Sterling Euro Transformations

Thu 31 Aug 2017

Discussion and Analysis by Charles Porter:




As pessimism continues to surround the UK political economy with consistently positive macroeconomic results being published within the Eurozone, dominant market trends will be difficult to arrest. With this message mind, this article analyses the propensity of events and data releases to manipulate the Sterling-to-Euro (GBPEUR) exchange rate.


Member of the Monetary Policy Committee at the Bank of England, Michael Saunders, spoke in the city of Cardiff this morning. Breaking this week’s trend of deliberately negligent central bank speeches, Saunders did acknowledge the influence that a weak sterling, strong euro, will have upon future monetary policy decisions. Notably, Michael Saunders was one of two Committee members who voted on the 2nd August this year to increase the Bank (interest) Rate immediately from its current rate of 0.25% to 0.50%.


The summary of Saunders’ speech takes a pessimistic tone. The defence of his recent Committee votes relies upon an analytical judgement-call based upon economic spare capacity and inflation. The justification also affords a valuable, yet concerning, appraisal of the Brexit process. Described as “bumpy”, Saunders speaks of the propensity for the secession process to “undermine business and consumer confidence”. Whilst this speech had no tangible effect upon the GBPEUR rate, the logic behind the voting division within the Committee may influence future decisions.


The effect that this admonition can have upon the GBPEUR interest rate is exacerbated by Eurozone performance and survey results. Eurozone inflation rates released this morning, measured by the Consumer Price Index, reveal that both Core and Aggregate inflation year-on-year estimates have exceeded expectations. This change, that was foreseen by our analysts but overlooked by dominant market expectations, may lead markets to revise forward their anticipations of a curtailment of the exceptionally loose monetary policy within the Eurozone. This can take the form of either an interest rate hike or, most likely, a tapering of the Quantitative Easing purchasing programme.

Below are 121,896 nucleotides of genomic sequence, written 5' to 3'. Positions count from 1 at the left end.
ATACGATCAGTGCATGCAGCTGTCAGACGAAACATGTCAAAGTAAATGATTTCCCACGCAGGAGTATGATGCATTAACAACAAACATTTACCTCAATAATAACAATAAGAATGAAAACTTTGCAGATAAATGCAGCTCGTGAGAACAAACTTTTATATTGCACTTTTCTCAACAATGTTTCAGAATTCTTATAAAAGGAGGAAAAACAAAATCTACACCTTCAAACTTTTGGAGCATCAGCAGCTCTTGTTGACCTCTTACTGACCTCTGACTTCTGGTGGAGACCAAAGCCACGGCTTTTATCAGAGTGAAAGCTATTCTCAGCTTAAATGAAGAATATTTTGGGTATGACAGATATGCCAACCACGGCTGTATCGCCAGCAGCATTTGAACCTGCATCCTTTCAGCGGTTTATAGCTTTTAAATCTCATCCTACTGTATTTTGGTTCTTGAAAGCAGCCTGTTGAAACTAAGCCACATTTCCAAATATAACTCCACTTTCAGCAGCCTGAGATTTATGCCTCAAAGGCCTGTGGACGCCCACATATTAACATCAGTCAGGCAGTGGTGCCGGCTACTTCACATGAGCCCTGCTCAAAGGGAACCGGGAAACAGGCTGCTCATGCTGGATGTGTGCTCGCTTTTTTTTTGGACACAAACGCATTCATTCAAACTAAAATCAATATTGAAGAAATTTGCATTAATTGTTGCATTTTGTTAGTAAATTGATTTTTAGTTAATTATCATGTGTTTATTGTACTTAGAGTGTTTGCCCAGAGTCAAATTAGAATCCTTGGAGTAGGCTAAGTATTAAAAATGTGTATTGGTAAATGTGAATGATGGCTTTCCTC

In conjunction with a lack of comment by the ECB president, Mario Draghi, about the need to correct a strong Euro, the GBPEUR exchange rate seems unconstrained to fall. This lack of comment was observed upon two occasions; at the Jackson Hole symposium and Lindau Nobel Laureate Meeting. Moreover, recent Purchasing Managers Index show optimism within the Eurozone, and particularly the German, economy. All of these trends will be closely analysed whilst we await a meeting of the Governing Council of the ECB to discuss monetary policy in Frankfurt, one week from today.


However, pessimism within the UK economy may not be as long-lived as it currently seems. With Prime Minister May currently in Japan meeting with her counter part, Prime Minister Shinzo Abe, the propensity for post-Brexit optimism to be successful fostered is visible. Any optimistic news arising from May’s trip, however, is unlikely to surmount the incumbent market dynamics so long as investor and public perceptions of the Brexit negotiations are characterised by incoherence and stagnation.


Despite focusing upon the GBPEUR exchange rate, it is also worth noting that US macroeconomic indicator data-releases have been extremely positive. U.S consumer confidence has threatened post-millennium highs and yesterday’s second reading of annualised second quarter GDP growth showed dramatic increases to reach 3.0%. Therefore, similar dynamics within the GBPUSD exchange rate may be visible. Further analysis will follow today projecting the Eurozone adherence to a Phillips curve following inflation and unemployment statistics releases over the last 48 hours.



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